Amitav Ghosh refrains from giving him a name. The novel brings into perpestive the fact that one cannot attribute absolute identities to things or events that cant be ‘absolutely’ good or bad. The knack of the narrator to go to places hitherto unseen in a manner as if he had visited them before surprises us Just as it surprises Nick and Ila. The narrative is simple. It flows smoothly, back and forth between times, places and characters. The use of the first person and therefore a reflective style is very effectively used by Ghosh to say much more than the written word. PLOT SUMMARY :
It is a rather straightforward story, which follows the life of a young boy growing up in Calcutta and later on in Delhi and London. His family – the Datta Chaudharis – and the Prices in London are linked by the friendship between their respective patriarchs – Justice Dattachaudhari and Alan Tresawsen. The narrator adores Tridib because of his tremendous knowledge and his perspective of the incidents and places. Tha’mma thinks that Tridib is type of person who seems ‘determined to waste his life in idle Unlike his grandmother, the narrator loves listening to Tridib. For the narrator,
Tridib’s lore is very different from the collection of facts and fgures. The narrator is sexually attaracted to lla but his feelings are passive. He never expresses his feelings to her afraid to lose the relation that exist between them. But one day he expresses his feelings when she was changing clothes in front of him being unaware of his feelings. She feels sorry for him. Tha’mma does not like lla. ‘Why do you always speak for that whore’ – She doesnt like her grandson to support her. Tha’mma has a dreadful past and wants to reunite her family and goes to Dhaka to bring back her ncle.
Tridib is in love with May and sacrificed his life to rescue her from Muslim mobs in the communal riots of 1963-64 in Dhaka. CRITICAL ANALYSIS : The Shadow lines, a novel written by Amitav Ghosh. It was the second novel of him. Language, structure and spirit have coalesced to produce a work of lyrical beauty. Ghosh’s prose is evocative and realist. The Shadow Lines is written effortlessly and without the baggage of ‘magical realism’. This novel is enigmatically written with a blend of fiction and non-fiction events.
Ghosh completely outstands in his language, ay of writing, in different moves he took while the story was proceeding. The most difficult part of a book is to show flashback without explicitly taking off reader’s interest and attention from his reading flow. And narrator completely showed his supremacy in this regard. His resonant use of language completely spell bound the readers. Girish Karnad rightly said about him, “Ghosh uses to great effect a matrix of multiple points of view in which memory, mythology and history freely interpenetrate… A delight to read”. Amitav Ghosh refrains from giving him a name.
The novel brings into perpestive the fact that one cannot attribute absolute identities to things or events that can’t be ‘absolutely’ good or bad. The narrator is a young boy growing up in Calcutta and later on in Delhi and London. As a young boy, he seldom she lived in those foreign lands. There are two parts in the novel- ‘Gong Away’ and ‘Coming Home’. ‘Going away’ shows the narrator who has heard about England from a cousin who lived there for sometime and his own discovery of the country when he visits it later in life. ‘Coming Home’ shows his grandmother visiting her old home in
Dhaka, her nostalgia and the discovery of alienation from what she had remembered before Dhaka became part of Pakistan. His grandmother is passionate for freedom. When she was young during the Swadeshi movement, she wanted to Join it and could do anything for her country. She says- ‘I would have killed him. It was for our argues with her about lla, telling her that lla lives in London not because of the lure of money or commodities, but for freedom. Ila believes that there are lot of constraints on women in Indian culture. There are lot of decisions which women have to take because of the pressure of the society and culture.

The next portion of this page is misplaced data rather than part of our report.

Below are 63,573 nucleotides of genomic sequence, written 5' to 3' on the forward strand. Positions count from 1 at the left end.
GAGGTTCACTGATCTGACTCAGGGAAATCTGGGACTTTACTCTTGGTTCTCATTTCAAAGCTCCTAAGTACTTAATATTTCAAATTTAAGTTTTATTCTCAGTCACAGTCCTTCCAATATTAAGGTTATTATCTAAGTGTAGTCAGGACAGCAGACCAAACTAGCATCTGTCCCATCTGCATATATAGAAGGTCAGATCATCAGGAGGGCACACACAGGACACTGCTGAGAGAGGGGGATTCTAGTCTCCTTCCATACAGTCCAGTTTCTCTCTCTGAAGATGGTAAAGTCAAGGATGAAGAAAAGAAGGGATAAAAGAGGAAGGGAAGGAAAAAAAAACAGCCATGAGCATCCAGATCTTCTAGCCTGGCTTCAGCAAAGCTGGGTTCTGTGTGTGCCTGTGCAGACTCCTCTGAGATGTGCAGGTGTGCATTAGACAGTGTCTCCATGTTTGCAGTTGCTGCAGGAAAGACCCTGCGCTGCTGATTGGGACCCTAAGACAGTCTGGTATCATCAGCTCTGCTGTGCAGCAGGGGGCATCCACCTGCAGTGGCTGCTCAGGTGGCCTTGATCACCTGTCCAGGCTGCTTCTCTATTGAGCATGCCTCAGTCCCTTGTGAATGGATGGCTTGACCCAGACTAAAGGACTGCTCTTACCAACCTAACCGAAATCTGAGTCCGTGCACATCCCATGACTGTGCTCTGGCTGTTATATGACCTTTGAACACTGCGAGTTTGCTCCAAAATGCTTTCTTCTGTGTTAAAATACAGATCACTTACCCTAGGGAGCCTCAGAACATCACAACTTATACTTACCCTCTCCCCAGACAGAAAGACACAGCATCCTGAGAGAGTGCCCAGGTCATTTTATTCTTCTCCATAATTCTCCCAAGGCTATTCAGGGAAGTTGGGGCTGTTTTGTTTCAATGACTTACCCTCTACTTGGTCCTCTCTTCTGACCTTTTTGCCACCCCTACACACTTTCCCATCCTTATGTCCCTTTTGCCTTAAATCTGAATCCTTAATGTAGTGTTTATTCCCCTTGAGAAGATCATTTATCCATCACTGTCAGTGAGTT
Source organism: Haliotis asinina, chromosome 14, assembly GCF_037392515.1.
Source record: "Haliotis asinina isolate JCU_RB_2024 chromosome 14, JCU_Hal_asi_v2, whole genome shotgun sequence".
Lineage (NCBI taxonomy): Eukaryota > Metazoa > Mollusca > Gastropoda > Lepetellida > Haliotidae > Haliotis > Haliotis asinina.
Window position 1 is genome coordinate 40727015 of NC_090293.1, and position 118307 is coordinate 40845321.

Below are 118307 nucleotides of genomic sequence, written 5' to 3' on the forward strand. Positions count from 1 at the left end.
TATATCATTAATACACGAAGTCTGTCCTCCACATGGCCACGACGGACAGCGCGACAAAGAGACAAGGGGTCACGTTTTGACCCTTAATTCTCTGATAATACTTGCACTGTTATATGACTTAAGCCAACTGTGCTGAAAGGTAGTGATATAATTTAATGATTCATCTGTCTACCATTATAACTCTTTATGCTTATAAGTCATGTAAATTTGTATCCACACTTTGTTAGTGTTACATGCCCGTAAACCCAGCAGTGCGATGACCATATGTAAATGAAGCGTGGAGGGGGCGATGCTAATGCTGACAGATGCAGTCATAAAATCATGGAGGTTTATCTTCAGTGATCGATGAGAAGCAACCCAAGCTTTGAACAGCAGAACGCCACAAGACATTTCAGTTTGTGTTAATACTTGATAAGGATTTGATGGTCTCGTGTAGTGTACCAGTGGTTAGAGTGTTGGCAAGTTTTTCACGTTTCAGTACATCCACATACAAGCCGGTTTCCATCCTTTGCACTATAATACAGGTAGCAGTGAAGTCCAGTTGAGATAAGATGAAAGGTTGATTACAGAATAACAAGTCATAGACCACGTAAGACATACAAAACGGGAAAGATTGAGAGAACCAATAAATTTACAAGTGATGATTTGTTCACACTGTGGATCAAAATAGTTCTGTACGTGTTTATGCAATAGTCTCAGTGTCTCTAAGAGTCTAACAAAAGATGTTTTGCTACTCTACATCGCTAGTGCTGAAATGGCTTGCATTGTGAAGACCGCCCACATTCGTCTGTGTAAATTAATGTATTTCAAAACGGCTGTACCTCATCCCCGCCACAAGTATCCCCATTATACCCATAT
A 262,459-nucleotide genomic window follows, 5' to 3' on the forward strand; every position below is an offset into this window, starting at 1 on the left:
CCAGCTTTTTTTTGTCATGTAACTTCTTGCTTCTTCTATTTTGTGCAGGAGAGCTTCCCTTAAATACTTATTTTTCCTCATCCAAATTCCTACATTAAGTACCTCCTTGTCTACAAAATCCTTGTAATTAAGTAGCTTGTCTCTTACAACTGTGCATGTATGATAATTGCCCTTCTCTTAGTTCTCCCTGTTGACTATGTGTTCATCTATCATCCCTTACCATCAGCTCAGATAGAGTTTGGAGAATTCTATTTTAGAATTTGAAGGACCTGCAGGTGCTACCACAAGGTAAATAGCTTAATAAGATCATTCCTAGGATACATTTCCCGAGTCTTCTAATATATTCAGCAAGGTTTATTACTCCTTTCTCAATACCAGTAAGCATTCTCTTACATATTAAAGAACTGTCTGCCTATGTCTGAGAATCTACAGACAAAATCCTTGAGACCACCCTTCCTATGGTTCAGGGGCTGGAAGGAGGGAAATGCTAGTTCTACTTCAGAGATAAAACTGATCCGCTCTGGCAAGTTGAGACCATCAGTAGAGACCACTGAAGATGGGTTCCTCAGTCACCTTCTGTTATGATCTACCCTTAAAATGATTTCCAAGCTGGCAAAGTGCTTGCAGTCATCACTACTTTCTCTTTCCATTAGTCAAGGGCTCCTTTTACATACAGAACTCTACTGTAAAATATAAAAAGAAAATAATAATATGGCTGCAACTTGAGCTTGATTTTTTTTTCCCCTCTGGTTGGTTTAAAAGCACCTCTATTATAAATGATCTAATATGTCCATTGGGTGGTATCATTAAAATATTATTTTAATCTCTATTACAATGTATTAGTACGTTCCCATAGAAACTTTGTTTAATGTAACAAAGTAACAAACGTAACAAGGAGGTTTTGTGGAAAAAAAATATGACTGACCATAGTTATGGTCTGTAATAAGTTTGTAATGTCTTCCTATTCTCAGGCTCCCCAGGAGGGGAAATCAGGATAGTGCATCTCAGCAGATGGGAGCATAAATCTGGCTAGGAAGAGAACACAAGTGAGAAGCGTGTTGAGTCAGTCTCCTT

Grandmother’s response to this is- ‘It is not freedom she wants, she wants to be let alone to do as she pleases; that’s all any whore would want. ‘ . She doesnt even hasitate to call her a whore. The narrator grandmother’s nationalist faiths fail her because she comes to realize that borders have a tenuous existence, and that not even a history of bloodshed can make them real nad impermeable. Lines on the map are the handiwork of administrators and cartographers. In 1964, as she plans to fly to Dhaka, she wonders if she would be able to see the border between India and East-Pakistan from the lane.
When her son laughs at her, she replies- ‘Where’s the difference then? And if there is no difference, both sides will be the same; it will be Just like it used to be before’ . The grandmother has a typical state dominated view about nationalism,what she is unable to realize that one can be unsafe even in one’s own country. May’s humanitarianism forces Tridib to stop the car and help the dog lying half-dead on the highway. That same instinct of May led Tridib to lose his life when they were caught in the communal riots of 1964 in Dhaka.
She went out of the car trying to save er uncle but Tridib stops her and sacrifices his own life. Torn by her memories, May believes for a long time that she killed Tridib, only at the end, she seems to calm herself and get rid of her torturing guilt when she says- ‘ He gave himself up, it was a sacrifice. I know I can’t understand, I know I mustnt try, for any real sacrifice is a mystery. ‘ . The title “The Shadow lines” is itself peculiar and mysterious. There is no mention of it even a single time. The shadow lines could be boundaries that humans create and which are insubstantial.
The mental boundaries present in the minds of eople that limit their vision to what is visible is transcended by Tridib and the narrator by their imaginations. These mental boundaries are shown to be immaterial, as they cannot limit the sights and scenes of the world. Transcending these boundaries is shown to be a human task that broadens the horizons that one sees. This can be interpreted as a philosophical message that humans can broaden their minds Just by broadening their scope of view. It can be done by seeing things beyond the visible and the obvious, and by seeing things that are subtle and those that are idden for various reasons.
The shadow lines that mark our horizons are merely shadows of the real boundaries and humans should cross it like Sita crossed the Laxman-rekha. This is one novel that can be interpreted in so many different ways in so many different perspectives. This is something that the novel seems to be emphasising. The interpretations vary form person to person, as they are dependent on the person. This is the message I see from the novel from my perspective. Of course, someone else may differ on this. This is the beauty of this novel, again from my perspective.